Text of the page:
by Pilar Gumà-Claramunt, Stefanos Samaras, Lukas Pfitzenmaier, Veronika Wolf, and Elisa Adirosi

The goal of the project was to separate clear sky and cloudy sky conditions during June 2014 above Juelich. The used instrument was the InfraRed Thermometer (IRT), which measures downwelling radiance at 11 µm. Data of the Atmospheric Emitted Radiance Interferometer (AERI) measuring at the same wavelength were also used.

Transformers scale

Fig. 1: Time series of infrared brightness temperatures at 11 µm over the full month of June 2014. Symbols as explained above.

Three different methods were applied (Fig. 1):

- A fixed brightness temperature (TB) threshold defined according to the TB frequency distribution on a clear day (blue lines for clouds and red dots for clear sky in Fig. 1).

- A combined threshold of TB and standard deviation of TB over a 10 minutes time window (green dots for clear sky in Fig. 1).

- A threshold of maximum TB solely due to water vapour presence, calculated with a radiative transfer (RT) model considering the surface temperature and assuming specific temperature and relative humidity profiles (black dots for clear sky in Fig. 1).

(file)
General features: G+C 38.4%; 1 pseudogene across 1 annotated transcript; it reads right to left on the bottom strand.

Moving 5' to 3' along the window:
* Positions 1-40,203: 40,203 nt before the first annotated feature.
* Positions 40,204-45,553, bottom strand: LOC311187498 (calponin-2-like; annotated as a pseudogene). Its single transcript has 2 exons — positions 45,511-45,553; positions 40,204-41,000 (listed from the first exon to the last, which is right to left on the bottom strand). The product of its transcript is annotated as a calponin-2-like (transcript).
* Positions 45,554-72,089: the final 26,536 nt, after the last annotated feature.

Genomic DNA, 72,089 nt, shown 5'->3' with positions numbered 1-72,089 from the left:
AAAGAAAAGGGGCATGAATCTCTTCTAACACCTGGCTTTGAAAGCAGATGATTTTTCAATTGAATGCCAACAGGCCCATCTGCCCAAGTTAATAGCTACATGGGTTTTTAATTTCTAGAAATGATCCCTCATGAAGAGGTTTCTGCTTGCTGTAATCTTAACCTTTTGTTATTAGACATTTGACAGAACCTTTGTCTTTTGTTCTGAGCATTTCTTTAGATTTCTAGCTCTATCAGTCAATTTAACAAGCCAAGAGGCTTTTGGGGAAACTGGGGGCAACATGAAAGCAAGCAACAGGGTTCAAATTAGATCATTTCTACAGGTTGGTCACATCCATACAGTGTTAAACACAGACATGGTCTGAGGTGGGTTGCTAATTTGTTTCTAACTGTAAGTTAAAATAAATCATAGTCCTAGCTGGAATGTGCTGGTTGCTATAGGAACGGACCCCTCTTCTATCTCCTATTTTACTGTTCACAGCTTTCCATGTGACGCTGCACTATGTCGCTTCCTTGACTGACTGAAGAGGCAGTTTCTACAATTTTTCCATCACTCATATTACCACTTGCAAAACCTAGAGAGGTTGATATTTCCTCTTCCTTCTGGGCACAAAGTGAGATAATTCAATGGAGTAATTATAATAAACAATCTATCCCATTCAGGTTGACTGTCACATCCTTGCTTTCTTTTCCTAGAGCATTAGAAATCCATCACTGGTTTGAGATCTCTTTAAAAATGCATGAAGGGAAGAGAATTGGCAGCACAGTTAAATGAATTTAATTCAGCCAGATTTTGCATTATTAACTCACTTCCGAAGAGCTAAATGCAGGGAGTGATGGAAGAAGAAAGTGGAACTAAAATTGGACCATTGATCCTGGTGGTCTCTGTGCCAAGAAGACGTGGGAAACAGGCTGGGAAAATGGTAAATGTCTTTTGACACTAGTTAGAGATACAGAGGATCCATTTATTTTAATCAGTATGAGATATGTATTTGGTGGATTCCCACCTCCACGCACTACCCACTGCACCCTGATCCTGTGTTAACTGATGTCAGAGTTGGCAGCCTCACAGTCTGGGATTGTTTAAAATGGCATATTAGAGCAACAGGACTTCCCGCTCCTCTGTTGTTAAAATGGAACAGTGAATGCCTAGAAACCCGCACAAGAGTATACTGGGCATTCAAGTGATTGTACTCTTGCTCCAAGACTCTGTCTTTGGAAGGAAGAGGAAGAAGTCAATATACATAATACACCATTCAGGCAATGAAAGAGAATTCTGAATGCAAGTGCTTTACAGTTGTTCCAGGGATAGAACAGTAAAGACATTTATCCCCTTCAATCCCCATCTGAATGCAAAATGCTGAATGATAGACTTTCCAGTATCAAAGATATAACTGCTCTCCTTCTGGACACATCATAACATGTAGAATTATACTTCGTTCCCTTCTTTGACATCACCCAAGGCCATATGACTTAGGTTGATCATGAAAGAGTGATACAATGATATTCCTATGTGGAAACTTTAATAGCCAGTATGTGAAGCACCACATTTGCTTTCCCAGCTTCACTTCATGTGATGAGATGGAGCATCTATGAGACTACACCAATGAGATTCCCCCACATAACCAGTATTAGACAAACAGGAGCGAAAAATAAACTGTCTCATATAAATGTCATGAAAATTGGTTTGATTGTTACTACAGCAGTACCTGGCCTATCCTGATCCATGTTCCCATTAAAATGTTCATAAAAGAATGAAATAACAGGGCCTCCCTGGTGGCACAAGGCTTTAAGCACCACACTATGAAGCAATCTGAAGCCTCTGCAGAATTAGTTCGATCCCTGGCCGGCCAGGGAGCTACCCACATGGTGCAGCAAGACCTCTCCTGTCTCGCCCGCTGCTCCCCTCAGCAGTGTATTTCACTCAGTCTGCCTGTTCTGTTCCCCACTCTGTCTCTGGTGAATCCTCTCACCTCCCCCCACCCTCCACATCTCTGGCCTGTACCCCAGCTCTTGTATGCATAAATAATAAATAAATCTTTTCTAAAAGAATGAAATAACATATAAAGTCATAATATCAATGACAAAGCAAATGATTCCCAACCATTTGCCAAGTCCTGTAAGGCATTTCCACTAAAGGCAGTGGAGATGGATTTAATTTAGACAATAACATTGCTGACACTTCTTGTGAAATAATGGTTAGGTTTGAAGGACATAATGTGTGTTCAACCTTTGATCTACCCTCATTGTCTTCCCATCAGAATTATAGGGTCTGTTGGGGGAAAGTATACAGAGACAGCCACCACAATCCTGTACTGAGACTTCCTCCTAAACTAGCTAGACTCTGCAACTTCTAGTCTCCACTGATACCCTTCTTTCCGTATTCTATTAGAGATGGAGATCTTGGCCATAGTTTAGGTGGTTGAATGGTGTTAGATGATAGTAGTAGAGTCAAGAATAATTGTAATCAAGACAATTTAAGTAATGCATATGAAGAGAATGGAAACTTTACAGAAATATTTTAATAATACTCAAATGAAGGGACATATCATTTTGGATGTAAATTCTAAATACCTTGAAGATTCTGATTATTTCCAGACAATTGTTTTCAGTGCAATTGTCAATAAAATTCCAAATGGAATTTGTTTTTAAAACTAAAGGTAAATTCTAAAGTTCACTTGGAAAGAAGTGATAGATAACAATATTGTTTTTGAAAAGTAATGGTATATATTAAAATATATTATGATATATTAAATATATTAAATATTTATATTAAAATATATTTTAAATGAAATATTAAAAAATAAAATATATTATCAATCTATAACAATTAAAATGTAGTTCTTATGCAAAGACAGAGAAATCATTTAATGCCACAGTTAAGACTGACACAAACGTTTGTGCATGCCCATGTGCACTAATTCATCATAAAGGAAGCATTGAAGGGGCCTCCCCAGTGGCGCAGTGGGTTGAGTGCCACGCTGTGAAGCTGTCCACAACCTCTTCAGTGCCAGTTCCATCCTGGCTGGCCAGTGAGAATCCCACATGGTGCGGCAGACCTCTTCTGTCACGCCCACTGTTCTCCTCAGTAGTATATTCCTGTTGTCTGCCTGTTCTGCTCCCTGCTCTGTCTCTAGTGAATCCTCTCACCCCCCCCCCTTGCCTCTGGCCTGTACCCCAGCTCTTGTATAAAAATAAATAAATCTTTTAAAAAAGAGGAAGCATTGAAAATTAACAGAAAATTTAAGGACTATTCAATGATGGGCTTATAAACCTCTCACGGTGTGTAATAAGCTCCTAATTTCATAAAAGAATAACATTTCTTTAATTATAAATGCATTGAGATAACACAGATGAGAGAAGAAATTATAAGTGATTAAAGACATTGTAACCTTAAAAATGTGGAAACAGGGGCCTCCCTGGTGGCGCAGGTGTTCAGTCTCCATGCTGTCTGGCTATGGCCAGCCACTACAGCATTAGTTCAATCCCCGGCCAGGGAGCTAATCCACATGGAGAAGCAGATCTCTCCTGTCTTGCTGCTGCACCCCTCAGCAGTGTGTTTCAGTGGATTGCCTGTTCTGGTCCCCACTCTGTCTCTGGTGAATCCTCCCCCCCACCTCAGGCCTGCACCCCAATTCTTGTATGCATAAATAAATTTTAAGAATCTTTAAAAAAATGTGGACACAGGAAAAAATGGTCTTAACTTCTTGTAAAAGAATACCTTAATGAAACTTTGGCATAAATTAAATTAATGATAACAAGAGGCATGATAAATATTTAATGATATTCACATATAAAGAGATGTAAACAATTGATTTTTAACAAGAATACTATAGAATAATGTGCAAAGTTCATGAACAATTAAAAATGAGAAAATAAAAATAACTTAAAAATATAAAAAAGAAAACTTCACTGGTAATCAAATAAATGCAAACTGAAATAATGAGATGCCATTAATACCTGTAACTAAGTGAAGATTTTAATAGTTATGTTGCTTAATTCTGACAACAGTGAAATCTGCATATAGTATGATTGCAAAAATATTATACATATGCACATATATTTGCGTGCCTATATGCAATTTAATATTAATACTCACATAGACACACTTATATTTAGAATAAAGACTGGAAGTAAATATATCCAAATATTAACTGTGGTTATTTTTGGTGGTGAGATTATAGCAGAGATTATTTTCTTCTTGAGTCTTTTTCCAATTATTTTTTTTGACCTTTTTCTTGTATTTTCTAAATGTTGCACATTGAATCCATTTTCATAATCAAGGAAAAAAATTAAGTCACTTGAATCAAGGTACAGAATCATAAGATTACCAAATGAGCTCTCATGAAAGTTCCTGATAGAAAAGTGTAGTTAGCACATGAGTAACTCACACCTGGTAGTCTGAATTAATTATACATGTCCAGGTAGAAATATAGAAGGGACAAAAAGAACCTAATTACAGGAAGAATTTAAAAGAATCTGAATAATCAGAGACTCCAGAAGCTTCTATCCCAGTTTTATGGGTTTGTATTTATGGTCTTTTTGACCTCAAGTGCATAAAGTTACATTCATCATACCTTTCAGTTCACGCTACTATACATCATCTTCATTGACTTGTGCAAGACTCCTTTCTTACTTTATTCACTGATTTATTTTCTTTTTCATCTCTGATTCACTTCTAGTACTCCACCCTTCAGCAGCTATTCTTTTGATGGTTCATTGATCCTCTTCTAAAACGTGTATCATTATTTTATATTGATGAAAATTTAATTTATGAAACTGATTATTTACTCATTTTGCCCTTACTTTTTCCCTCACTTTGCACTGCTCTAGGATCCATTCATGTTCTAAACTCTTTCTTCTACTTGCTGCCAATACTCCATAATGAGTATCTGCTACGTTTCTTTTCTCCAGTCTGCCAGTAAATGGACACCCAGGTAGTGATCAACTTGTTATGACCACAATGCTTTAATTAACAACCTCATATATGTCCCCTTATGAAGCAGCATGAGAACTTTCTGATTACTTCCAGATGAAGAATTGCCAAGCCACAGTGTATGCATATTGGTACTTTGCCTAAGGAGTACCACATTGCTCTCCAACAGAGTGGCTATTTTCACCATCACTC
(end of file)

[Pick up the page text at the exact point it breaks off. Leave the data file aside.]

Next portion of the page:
The first method appears to be a simplistic approach, not taking into account changes in water vapour and possibly underestimating the cloud fraction. The second and the third method make use of more sophisticated criteria and should in theory offer a more realistic retrieval, but there is still room for improvements, e.g. more advanced statistical tools, real humidity profiles etc. In summary, the IRT is a convenient passive remote sensing instrument for distinguishing clear and cloudy conditions and thus estimating the cloud fraction.